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Egypt releases three human rights advocates after international outcry

Arrests of top advocates at Egyptian Initiative for Personal Rights drew rebuke from rights groups and Western governments
Rights advocates Gasser Abdelrazek, Karim Ennarah and Mohamed Basheer were released on Thursday
Rights advocates Gasser Abdelrazek, Karim Ennarah and Mohamed Basheer were released on Thursday (AFP/File photo)

Egypt has released three prominent rights defenders whose detention last month over communicating with foreign diplomats prompted rebukes from Western governments and rights organisations.

The Egyptian Initiative for Personal Rights (EIPR) announced the release of its advocates Gasser Abdelrazek, Karim Ennarah and Mohamed Basheer on Thursday, but it was not immediately clear if they were still facing charges.

"Gasser, Karim and Basheer were let go directly from Tora prison. Unusual. They are now either home or on the way home," the group said in a tweet.

Tora is a notorious prison in southern Cairo that houses tens of thousands of political prisoners.

Abdelrazek is the director of EIPR; Ennarah serves as the group's director of criminal justice, and Basheer is a manager at the organisation. They were all arrested within days of each other.

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The arrests sparked rare criticism from the Trump administration - a chief ally of the government of President Abdel Fattah el-Sisi.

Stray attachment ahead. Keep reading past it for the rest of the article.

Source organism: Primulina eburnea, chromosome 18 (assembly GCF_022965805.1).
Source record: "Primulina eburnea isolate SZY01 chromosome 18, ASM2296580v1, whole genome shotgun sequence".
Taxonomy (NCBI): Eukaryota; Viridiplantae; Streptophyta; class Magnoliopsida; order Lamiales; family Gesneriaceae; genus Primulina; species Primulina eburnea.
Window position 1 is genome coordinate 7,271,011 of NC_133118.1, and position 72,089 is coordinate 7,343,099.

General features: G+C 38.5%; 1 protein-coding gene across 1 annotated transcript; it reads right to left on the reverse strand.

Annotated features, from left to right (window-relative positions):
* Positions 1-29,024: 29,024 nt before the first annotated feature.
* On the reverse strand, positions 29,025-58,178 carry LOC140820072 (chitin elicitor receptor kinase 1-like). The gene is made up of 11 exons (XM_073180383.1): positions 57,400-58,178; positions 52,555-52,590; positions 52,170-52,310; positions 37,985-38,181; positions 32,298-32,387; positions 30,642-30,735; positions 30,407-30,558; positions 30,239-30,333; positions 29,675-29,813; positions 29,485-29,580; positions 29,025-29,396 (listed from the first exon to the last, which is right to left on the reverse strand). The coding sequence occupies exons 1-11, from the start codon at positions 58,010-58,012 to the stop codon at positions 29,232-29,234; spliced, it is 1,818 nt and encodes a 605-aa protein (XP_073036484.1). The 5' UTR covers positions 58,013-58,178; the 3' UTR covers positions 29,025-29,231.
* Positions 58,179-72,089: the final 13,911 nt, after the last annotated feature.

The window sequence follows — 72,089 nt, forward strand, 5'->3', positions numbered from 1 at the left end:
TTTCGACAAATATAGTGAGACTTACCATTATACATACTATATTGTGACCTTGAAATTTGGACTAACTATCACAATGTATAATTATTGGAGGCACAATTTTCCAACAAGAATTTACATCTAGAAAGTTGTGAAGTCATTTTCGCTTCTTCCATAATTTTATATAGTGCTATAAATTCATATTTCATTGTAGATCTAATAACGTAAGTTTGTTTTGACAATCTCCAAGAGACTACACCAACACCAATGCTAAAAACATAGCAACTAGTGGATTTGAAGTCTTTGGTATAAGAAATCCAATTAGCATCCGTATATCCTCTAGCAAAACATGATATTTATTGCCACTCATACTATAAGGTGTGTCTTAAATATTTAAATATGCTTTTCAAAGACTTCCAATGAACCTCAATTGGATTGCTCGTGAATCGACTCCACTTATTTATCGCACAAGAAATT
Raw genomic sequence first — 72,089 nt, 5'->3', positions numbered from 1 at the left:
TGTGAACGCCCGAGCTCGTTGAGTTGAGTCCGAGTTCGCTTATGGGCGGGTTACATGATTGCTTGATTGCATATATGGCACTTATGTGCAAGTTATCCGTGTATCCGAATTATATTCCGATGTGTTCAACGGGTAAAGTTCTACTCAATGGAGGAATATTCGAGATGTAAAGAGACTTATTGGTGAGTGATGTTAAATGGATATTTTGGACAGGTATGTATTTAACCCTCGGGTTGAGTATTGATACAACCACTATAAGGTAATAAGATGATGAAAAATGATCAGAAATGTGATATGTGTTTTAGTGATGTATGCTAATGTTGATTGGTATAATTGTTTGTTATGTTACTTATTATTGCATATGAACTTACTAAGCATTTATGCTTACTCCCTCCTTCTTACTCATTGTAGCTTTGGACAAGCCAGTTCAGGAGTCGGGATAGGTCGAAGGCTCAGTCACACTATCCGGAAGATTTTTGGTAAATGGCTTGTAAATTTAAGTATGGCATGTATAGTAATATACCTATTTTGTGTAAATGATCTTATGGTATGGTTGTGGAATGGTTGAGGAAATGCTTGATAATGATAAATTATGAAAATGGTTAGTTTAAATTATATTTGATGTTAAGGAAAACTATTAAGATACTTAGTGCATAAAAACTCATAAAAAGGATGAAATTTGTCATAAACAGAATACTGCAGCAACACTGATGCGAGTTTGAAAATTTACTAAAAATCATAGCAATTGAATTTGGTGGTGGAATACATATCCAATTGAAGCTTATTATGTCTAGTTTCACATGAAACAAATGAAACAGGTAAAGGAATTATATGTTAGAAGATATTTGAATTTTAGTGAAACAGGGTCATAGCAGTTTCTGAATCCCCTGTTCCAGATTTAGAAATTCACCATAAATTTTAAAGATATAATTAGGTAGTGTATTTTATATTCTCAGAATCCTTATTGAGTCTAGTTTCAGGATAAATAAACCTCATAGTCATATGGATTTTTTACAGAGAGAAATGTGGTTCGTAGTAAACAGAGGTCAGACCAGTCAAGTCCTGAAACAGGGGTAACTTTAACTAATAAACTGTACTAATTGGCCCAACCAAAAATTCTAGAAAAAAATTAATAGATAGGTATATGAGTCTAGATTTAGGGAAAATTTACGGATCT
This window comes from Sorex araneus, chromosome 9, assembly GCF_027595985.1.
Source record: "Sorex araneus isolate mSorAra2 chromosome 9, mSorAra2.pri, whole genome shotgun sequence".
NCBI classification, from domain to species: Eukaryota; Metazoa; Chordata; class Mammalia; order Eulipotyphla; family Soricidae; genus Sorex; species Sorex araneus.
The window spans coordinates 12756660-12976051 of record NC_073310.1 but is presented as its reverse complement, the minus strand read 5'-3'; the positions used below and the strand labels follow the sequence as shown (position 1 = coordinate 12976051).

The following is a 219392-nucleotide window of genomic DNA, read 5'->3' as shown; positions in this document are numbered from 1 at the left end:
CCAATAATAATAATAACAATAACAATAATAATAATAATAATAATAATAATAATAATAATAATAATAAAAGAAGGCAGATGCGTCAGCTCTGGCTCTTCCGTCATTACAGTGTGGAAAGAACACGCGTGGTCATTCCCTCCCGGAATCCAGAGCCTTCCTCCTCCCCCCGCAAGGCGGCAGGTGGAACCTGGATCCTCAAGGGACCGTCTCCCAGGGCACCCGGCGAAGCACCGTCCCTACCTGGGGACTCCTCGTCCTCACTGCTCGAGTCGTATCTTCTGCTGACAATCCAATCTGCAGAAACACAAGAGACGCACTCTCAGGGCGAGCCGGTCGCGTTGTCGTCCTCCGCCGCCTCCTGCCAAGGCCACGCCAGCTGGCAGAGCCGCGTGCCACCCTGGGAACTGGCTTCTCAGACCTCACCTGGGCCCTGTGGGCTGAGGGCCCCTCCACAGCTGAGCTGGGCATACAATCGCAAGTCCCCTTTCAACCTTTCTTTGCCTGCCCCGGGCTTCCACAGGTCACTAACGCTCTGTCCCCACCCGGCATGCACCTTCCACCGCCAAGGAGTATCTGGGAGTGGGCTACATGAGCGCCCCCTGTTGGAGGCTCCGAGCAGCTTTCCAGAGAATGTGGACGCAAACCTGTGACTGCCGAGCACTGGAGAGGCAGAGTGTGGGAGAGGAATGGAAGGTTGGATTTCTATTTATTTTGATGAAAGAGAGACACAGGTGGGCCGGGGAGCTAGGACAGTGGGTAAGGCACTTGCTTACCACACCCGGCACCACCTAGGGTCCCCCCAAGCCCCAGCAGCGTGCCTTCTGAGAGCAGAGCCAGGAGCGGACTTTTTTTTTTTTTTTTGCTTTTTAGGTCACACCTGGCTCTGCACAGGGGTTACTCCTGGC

The US State Department's Bureau of Democracy, Human Rights and Labor said last month that it was "deeply concerned" by the arrests of the activists.

"The United States believes that all people should be free to express their beliefs and advocate peacefully," the agency said in a tweet.

Tony Blinken, a top adviser to President-elect Joe Biden - who would later be named secretary of state in the incoming administration - also denounced the detention of the activists.

"Meeting with foreign diplomats is not a crime. Nor is peacefully advocating for human rights," he said.

International 'concern'

Several European countries also denounced the activists' detention.

A spokesperson for the UK Foreign Office told MEE in a statement last month that London was concerned about the arrests.

"The foreign secretary has raised their case directly with his Egyptian counterpart," the spokesperson said. "Human rights defenders should be able to work without fear of arrest or reprisals, wherever they are."

The trio was detained after EIPR hosted a meeting on human rights in Egypt at its office in Cairo. 

Diplomats from the UK, Germany, Belgium, Denmark, Finland, France, Italy, the Netherlands, Spain and Switzerland had attended the event.

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Hossam Bahgat, EIPR's founder, celebrated the freeing of the activists and appeared to credit the pressure campaign for their release.

"I can confirm my friends and EIPR colleagues Gasser, Basheer and Karim have been released and are home which I guess means we (and you) managed to #FreeEIPRstaff," Bahgat said in a social media post.

Since ascending to power after ousting the democratically elected government of President Mohamed Morsi in a 2013 coup, Sisi has embarked on an uncompromising campaign of repression. 

According to rights groups, the Egptian government has jailed more than 60,000 dissidents - charges that Cairo denies.

Despite the outcry of rights defenders, US President Donald Trump has deepened ties with Sisi, referring to him as his "favourite dictator".